At my previous job – a writing magazine – we were constantly getting brand new books sent to us in the mail. Since I was the one who opened the mail, I got to be the one to see them first. Sometimes they had user-friendly stock covers from print-on-demand providers like Amazon’s Kindle Direct, and sometimes high-end, artistic designs featuring gold leaf, but I always felt special getting to see them first.
These books – primarily unsolicited ARCs (Advanced Reader Copies) – would start to pile up. Much as we would have liked to review everything that was sent to us, there was simply no way we could fit it all into an issue of the magazine, much less have the time to write them.
As a writer myself, the simple act of putting a print copy of your book in the mail to send to a magazine feels somewhat antiquated – carefully folding an AI (Advance Information sheet) and query letter, placing them inside the front cover, and sending the whole affair off to some unsuspecting media outlet with equal measures of hope and dread. What if they didn’t read it? What if it got lost in the post?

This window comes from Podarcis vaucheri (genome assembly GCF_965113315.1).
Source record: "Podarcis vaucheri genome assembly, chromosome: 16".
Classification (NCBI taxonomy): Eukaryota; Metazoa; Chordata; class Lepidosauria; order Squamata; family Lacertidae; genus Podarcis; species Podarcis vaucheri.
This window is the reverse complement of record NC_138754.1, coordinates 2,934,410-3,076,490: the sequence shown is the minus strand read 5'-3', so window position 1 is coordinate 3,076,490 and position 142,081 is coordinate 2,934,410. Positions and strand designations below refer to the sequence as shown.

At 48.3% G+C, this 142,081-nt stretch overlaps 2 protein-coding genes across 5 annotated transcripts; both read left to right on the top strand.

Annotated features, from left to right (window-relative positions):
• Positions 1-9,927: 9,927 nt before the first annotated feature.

Publishers and writers now often send query emails – a kind of hybrid of the query letter and the AI – to media outlets, offering to send a free copy of the book for review. But many magazines and newspapers, if not most, have set up mechanisms now to deal with the deluge of queries – with some even charging simply to submit the book for consideration, with no guarantee of review.
It just seems like there must be a better way. With so many people out there who love to read, or would enjoy the opportunity to develop their reviewing skills, how do you even break into writing book reviews?
How do I become a book reviewer?